Friday, April 1, 2016

Preventing and Mitigating Ransomware

I'm a poor writer - hopefully this will be better than my anti-Lavabit rant.

With the proliferation of Locky and it's variants, I'm sure every single one of us is finding that we're missing a piece of the security puzzle somewhere.  If you're unfamiliar with Locky, it's a form of malware that encrypts vital documents and programs and requests you pay a fee in BitCoin in order to decrypt them.

My networks have been hit twice. Fortunately I run FreeBSD Samba servers, with ZFS snapshots and replication. Desktops are considered disposable. We're also primarily manufacturing, so a rollback on affected areas was a snap.  A GPO (discussed below #3) prevented further outbreaks. Another connected company, considered 'lower risk' due to it's type of employees then had it's own outbreak.  There were MANY failures involved there.  I'll start with triage, and move on to prevention and containment.
This blog post assumes you are already doing the basics: No local admin rights. Some sort of centralized directory authentication and policy deployment. Anti-Virus installs (yes it's still helpful - every little bit helps no matter how insignificant it may seem). Patching of any sort whatsoever.  Regular backups.

One HUGE hole in our defenses - SQL.  Once Locky starts using ODBC and encrypting preconfigured DSNs, we're all going to be in a world of hurt. I've been in many organizations, and even in the larger ones (credit card processing specifically) I highly doubt ANYONE is properly securing tables. You'd think SQLSlammer would have been a wakeup call - IMHO the next Locky will be that call.

Anyways, here is where I started - how Locky was executed, and what we're doing to mitigate the issue of ransomware.  I do not include 'user training'. 
IMHO, When planning a proper defense, one should consider EVERY piece of end-user accessible equipment to be hostile - including your own.  DO NOT, UNDER ANY CIRCUMSTANCES, EXCLUDE YOURSELF FROM ANY RULES.


1.    Email not in junk folder.  CompanyA users had it in Junk.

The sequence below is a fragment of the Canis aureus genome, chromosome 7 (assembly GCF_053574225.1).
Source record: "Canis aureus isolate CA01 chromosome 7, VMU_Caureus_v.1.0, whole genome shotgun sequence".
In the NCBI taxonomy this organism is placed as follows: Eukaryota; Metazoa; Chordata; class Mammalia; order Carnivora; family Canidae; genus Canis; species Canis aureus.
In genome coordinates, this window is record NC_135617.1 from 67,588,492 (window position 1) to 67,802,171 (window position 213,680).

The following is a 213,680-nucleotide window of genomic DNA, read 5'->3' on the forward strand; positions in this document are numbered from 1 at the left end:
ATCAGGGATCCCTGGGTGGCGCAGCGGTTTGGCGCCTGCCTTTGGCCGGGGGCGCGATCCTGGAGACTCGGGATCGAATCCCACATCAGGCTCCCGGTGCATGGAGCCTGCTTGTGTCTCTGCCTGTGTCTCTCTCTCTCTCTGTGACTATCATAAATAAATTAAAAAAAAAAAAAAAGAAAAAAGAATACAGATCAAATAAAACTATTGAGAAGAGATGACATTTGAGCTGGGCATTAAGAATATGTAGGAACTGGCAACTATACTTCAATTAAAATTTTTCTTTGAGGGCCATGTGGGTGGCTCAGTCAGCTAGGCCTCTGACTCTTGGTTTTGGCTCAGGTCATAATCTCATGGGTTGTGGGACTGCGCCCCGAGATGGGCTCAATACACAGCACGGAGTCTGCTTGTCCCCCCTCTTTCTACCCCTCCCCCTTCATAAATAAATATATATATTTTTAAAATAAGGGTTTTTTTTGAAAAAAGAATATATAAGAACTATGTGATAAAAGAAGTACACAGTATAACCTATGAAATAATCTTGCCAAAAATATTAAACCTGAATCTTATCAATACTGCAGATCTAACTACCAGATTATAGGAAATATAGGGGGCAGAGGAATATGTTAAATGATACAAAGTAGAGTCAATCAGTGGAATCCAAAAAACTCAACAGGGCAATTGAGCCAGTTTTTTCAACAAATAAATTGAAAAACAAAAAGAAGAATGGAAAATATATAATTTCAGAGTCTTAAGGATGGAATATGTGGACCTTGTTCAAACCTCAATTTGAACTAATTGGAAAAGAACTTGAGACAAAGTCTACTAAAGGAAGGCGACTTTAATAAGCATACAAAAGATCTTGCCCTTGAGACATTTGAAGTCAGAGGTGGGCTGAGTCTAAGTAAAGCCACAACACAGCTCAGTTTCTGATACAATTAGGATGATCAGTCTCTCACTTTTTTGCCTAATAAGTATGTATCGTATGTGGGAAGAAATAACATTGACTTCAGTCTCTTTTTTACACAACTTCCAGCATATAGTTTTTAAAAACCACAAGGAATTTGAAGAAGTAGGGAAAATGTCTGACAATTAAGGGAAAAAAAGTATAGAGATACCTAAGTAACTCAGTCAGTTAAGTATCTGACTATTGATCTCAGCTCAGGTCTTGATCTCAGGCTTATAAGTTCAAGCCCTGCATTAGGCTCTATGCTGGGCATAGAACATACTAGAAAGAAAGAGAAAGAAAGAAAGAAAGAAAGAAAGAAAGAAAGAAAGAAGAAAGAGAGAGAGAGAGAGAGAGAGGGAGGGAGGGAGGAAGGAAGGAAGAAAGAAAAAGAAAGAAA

• Fixed, applied GPO to CompanyB and CompanyC so Outlook properly filters email marked as Spam.
    • This is due to our use of ASSP on the front-end of mail for Spam tagging, and the funky requirements for Outlook/Exchange to filter email based on a simple header.
2.    Word Macros executed.
  •  Fixed – Assuming Macros were enabled.  Microsoft disables by default.  Policy forces disabling of Macros.  Does not prevent user from enabling macros on a per-document basis.
3.    Macro wrote bat file, executed VBScript (1)
  • Fixed %temp% and %appdata% execution allowed in CompanyB and CompanyC.  Policy applied to CompanyC to prevent, but not CompanyB yet as it interferes with installers.
4.    Bat file executed VBScript.  cscript allowed to run (VBA commandline)  (2)
  • No Action. Not sufficiently tested.  Disabled cscript/wscript site-wide in past lives.
5.    AV disabled by script.
  • Fixed.  No user can disable AV on their desktop, was enabled for CompanyB.
6.    Download malicious file allowed - ran from %temp%
  • Possibly Fixed.  Added 3rd party DNS category blocking service.
  • Investigating transparent proxy w/AV. This will communicate with web sites on behalf of client PCs, AND scan downloaded files with a different AV.
    • Proxies can be an issue if they’re not transparent, because – in a properly built environment - the application must support both the proxy and AD authentication.
  • Fixed (see 3a)
7.    No backup for desktops.
  • Compensating Control – Reminded users that local systems are not backed up and are vulnerable to many issues that can destroy local data.
    • This can be anything from a HD failure to a virus to TSA confiscating equipment.
That was my initial investigation.  Since then, I've added to the list:

8.    Locky SMB browses all systems, and encrypts accessible data on all shares:
  • Testing disabling browsing services - (Mapper IO Driver & Responder Driver).  This prevents Windows from seeing any other systems on the network.
    • We map Network Locations to users based on AD Groups upon login. Drive letters are still used primarily, but can be UNC paths as well.
  • Some shares have 'Everyone' allows in subdirs.  WTF?!?!  At least one Historical install has this.  Audit needed.
 9.  What can Locky do in the future?
  • Can't browse PCs?  Ping local subnet.
    • Segregate client & server networks to prevent subnet fingerprinting.
    • Remove List rights from AD OUs that contain computer objects
  •  SQL.  ODBC DSNs defined in local PCs?  
    • Remove where possible.
    • Rewrite reports to use DSN-less connections where possible
    • Avoid popular SQL Servers (MSSQL).
Locky is a scary piece of malware. It can, and has, taken down companies large and small. We need to be vigilant and do our best to protect from what we know, and expect the unexpected.

Any suggestions? 

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